Harry Smith and the Anthology of American Folk Music

Sixty-five years ago this year an event occcured which changed the course of American music.  A unassuming man, unknown, with no professional expertise other than his devotion to old 78s of American vernacular music, released to the public the Anthology of American Folk Music. “Had he never done anything with his life but this Anthology, … Continue reading Harry Smith and the Anthology of American Folk Music

Rayna Gellert : From Violin to Fiddle

Rayna Gellert is an American violinist and singer specializing in old-time music. She grew up in Elkhart, in northern Indiana. Her father is the traditional fiddler and banjo player Dan Gellert. Originally a classically trained violinist, she took up the old-time fiddle in 1994, when she moved to North Carolina to attend Warren Wilson College. … Continue reading Rayna Gellert : From Violin to Fiddle

Gesualdo da Venosa : the music, not the life

Almost exactly one year ago I wrote a short overview of Carlo Gesualdo on the occasion of his 450th birthday, March 8, 1566. I have to admit that I am not entirely pleased with that short article since it played into the recurring stereotype of Gesualdo as an unhinged murdering count. While it is true … Continue reading Gesualdo da Venosa : the music, not the life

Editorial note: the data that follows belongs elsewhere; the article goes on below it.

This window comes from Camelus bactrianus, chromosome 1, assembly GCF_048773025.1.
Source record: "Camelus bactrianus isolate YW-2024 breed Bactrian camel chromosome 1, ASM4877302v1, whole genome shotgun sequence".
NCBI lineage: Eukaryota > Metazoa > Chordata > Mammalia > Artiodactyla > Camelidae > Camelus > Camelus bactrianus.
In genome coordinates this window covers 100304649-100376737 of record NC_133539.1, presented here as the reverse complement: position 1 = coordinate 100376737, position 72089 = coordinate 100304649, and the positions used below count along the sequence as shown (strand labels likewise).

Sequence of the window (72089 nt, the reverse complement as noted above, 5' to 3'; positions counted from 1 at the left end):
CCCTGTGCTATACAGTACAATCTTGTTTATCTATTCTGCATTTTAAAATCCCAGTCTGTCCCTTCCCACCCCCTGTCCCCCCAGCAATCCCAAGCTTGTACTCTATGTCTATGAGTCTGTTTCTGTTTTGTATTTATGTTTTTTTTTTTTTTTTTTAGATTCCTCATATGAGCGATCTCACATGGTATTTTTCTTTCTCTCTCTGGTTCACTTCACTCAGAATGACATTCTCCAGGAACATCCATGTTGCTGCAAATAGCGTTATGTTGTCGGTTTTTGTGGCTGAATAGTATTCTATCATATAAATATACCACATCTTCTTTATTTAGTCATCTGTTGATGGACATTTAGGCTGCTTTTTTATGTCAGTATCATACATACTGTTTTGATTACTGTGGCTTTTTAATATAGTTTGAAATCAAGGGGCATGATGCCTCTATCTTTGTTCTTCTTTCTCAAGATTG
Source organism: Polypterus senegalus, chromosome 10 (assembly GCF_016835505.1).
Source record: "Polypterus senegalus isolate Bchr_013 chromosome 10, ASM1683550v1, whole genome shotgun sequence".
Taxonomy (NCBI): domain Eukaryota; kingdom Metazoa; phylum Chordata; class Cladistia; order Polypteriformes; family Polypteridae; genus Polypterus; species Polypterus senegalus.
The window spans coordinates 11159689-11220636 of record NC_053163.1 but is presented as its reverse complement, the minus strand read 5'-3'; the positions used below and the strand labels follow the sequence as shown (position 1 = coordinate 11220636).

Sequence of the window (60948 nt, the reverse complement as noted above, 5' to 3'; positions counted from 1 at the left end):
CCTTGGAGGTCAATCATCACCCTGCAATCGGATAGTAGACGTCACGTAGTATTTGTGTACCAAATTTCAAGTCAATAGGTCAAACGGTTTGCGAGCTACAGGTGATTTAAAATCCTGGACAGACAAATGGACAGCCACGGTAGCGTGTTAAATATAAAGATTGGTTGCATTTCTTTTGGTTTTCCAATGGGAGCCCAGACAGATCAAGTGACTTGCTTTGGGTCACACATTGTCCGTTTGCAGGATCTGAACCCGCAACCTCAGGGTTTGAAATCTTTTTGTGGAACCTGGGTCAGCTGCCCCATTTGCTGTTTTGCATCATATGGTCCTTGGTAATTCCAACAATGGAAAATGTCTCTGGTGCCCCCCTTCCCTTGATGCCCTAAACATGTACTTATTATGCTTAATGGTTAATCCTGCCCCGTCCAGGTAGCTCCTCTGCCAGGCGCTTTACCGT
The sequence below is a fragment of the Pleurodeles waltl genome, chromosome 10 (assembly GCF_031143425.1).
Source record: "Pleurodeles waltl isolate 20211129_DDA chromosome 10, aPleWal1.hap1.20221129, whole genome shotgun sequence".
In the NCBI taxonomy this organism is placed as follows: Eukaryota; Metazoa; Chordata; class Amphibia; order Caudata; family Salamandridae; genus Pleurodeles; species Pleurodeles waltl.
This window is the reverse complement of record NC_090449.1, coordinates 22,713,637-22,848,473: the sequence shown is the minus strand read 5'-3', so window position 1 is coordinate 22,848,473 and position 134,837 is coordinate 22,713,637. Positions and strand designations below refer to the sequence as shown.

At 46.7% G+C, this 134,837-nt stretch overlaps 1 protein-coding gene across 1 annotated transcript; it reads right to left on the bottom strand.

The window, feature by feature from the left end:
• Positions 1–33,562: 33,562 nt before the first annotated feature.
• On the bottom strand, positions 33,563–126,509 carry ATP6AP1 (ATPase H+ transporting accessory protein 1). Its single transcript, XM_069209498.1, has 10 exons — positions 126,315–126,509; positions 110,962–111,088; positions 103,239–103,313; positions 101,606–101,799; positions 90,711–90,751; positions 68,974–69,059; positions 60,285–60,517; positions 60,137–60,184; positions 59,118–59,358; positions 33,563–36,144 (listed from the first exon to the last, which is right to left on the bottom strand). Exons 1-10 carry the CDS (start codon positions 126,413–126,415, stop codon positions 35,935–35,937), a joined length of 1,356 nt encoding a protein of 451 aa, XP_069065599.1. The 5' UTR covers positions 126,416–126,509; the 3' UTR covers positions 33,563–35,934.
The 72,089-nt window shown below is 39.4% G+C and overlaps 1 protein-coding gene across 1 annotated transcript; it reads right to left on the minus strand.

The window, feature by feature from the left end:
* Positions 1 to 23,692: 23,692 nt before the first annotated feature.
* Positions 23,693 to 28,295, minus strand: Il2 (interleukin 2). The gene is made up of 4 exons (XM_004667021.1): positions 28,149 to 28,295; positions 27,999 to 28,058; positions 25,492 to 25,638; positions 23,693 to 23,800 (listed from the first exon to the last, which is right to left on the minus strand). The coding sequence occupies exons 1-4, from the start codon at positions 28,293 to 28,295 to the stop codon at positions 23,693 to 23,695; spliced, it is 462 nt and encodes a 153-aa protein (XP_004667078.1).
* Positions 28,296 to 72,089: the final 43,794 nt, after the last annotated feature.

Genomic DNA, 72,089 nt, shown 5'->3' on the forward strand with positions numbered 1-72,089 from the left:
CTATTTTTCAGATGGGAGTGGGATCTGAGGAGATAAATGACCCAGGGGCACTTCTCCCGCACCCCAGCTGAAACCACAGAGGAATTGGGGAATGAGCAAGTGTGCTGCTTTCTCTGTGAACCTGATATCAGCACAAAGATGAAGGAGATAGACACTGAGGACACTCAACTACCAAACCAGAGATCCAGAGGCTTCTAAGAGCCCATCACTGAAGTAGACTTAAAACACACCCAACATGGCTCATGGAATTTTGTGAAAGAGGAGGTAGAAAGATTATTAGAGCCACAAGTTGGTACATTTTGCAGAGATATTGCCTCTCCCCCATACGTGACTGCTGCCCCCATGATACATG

Les Escholiers de Paris : Motets, Songs & Estampies of the Thirteenth Century

Ensemble Gilles Binchois, Dominique Vellard Anne-Marie Lablaude, Brigitte Lesne, Susanne Norin, Emmanuel Bonnardot, Willem de Waal, Pierre Hamon, Randall Cook In fact, with the royal family's increasingly frequent visits to Paris and the development of the university, Paris became the focus of a vital flowering that attracted the greatest artists, musicians, scholars, and theologians to Europe's leading cultural center. From all … Continue reading Les Escholiers de Paris : Motets, Songs & Estampies of the Thirteenth Century

Let Us Now Praise Great Bluesmen : Blind Willie Johnson, who died today, 1947, in Beaumont, Texas

Allmusic.com Biography by Joslyn Layne Seminal gospel-blues artist Blind Willie Johnson is regarded as one of the greatest bottleneck slide guitarists. Yet the Texas street-corner evangelist is known as much for his powerful and fervent gruff voice as he is for his ability as a guitarist. He most often sang in a rough, bass voice … Continue reading Let Us Now Praise Great Bluesmen : Blind Willie Johnson, who died today, 1947, in Beaumont, Texas

The String Quartets of Krzysztof Meyer : a major achievement of the second half of the 20th century

Krzysztof Meyer (born 11 August 1943) is a Polish composer, pianist and music scholar, formerly Dean of the Department of Music Theory (1972–1975) at the State College of Music (now Academy of Music in Kraków), and president of the Union of Polish Composers (1985–1989). Meyer served as professor of composition at the Hochschule für Musik … Continue reading The String Quartets of Krzysztof Meyer : a major achievement of the second half of the 20th century

Guillaume Du Fay: The Tenor Masses (Les messes à teneur)

What did it mean for Guillaume Du Fay (ca. 1397-1474), chameleon-like expert in every musical genre of his day, to compose four settings of the Mass Ordinary toward the end of his life? Looking back from the vantage point of the next generation, when the polyphonic mass reigned supreme, it might be tempting to interpret … Continue reading Guillaume Du Fay: The Tenor Masses (Les messes à teneur)